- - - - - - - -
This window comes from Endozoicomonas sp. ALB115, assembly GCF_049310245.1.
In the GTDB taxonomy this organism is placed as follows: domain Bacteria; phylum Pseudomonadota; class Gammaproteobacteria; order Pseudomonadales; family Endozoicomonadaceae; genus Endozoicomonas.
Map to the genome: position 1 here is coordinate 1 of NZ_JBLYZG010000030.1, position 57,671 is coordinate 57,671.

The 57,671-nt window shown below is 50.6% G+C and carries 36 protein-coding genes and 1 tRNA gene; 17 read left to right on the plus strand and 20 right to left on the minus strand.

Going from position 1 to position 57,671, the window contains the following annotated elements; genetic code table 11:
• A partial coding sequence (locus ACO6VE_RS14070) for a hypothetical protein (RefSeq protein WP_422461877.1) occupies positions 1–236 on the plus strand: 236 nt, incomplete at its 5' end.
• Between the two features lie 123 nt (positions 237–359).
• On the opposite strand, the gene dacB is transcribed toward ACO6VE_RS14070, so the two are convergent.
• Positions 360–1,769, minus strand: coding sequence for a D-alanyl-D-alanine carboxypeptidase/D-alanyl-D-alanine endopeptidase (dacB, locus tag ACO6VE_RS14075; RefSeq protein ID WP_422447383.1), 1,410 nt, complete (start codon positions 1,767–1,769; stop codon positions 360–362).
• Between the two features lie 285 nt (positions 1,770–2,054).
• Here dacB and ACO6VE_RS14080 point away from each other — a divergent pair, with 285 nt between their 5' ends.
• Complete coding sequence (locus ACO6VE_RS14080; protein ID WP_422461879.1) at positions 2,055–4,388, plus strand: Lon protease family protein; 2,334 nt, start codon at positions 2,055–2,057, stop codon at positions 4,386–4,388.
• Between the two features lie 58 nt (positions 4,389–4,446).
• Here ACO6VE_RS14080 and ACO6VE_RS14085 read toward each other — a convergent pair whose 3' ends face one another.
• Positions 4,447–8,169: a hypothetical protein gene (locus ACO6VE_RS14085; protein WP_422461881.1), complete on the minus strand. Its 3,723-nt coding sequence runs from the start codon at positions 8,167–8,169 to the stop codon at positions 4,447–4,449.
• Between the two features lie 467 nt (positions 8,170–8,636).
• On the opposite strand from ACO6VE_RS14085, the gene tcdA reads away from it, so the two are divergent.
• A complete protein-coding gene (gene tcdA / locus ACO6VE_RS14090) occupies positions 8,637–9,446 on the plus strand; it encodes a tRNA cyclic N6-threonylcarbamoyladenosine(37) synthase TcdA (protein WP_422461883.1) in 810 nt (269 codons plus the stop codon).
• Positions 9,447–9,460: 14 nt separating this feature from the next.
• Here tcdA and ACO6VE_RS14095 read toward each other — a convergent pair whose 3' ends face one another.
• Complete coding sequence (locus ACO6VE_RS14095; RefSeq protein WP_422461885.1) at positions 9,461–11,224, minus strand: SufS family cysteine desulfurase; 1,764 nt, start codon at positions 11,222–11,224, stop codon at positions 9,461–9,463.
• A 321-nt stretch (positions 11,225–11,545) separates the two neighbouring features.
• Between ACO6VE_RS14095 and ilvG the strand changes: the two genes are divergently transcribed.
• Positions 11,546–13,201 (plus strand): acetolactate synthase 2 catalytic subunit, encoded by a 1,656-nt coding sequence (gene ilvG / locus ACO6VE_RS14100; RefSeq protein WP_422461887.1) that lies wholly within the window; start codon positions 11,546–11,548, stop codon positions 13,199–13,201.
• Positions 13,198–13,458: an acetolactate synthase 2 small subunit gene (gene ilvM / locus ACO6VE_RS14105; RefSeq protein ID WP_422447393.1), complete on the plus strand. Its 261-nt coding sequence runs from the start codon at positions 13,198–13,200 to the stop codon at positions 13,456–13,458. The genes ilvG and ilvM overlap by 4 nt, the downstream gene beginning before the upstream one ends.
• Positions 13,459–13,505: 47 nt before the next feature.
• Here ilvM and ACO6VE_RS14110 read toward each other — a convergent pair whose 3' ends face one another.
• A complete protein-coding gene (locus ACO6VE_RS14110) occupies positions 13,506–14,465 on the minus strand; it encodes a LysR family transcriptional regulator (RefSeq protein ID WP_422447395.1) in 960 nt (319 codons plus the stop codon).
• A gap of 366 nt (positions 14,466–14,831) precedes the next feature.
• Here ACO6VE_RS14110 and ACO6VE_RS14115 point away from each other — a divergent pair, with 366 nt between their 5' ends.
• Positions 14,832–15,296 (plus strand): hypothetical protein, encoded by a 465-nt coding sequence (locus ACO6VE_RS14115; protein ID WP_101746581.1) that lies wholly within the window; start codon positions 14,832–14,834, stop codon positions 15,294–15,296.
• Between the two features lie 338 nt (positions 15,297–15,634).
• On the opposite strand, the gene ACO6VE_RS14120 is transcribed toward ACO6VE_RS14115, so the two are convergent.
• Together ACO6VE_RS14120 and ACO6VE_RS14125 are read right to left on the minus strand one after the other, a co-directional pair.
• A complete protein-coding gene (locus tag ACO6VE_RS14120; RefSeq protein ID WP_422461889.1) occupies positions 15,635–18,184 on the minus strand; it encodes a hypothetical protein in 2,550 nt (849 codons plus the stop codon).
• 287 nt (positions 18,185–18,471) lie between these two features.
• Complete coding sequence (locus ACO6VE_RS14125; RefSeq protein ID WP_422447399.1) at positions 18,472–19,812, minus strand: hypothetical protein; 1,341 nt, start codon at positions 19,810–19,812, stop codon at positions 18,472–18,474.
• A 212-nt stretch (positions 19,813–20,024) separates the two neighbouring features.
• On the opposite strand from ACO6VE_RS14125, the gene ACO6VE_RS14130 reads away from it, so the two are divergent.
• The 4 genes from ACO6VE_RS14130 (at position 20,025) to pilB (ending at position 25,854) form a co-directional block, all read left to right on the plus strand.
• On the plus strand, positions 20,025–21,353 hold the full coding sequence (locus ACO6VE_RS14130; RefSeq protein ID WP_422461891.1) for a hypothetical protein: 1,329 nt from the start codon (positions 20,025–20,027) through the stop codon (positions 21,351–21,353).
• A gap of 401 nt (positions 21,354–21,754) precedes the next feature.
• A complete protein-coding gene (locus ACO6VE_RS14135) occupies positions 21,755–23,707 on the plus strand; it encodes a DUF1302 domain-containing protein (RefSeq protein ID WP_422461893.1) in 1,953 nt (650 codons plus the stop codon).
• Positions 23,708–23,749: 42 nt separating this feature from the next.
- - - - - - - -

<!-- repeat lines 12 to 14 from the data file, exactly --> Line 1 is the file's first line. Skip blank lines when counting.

• Complete coding sequence (locus ACO6VE_RS14080; protein ID WP_422461879.1) at positions 2,055–4,388, plus strand: Lon protease family protein; 2,334 nt, start codon at positions 2,055–2,057, stop codon at positions 4,386–4,388.
• Between the two features lie 58 nt (positions 4,389–4,446).
• Here ACO6VE_RS14080 and ACO6VE_RS14085 read toward each other — a convergent pair whose 3' ends face one another.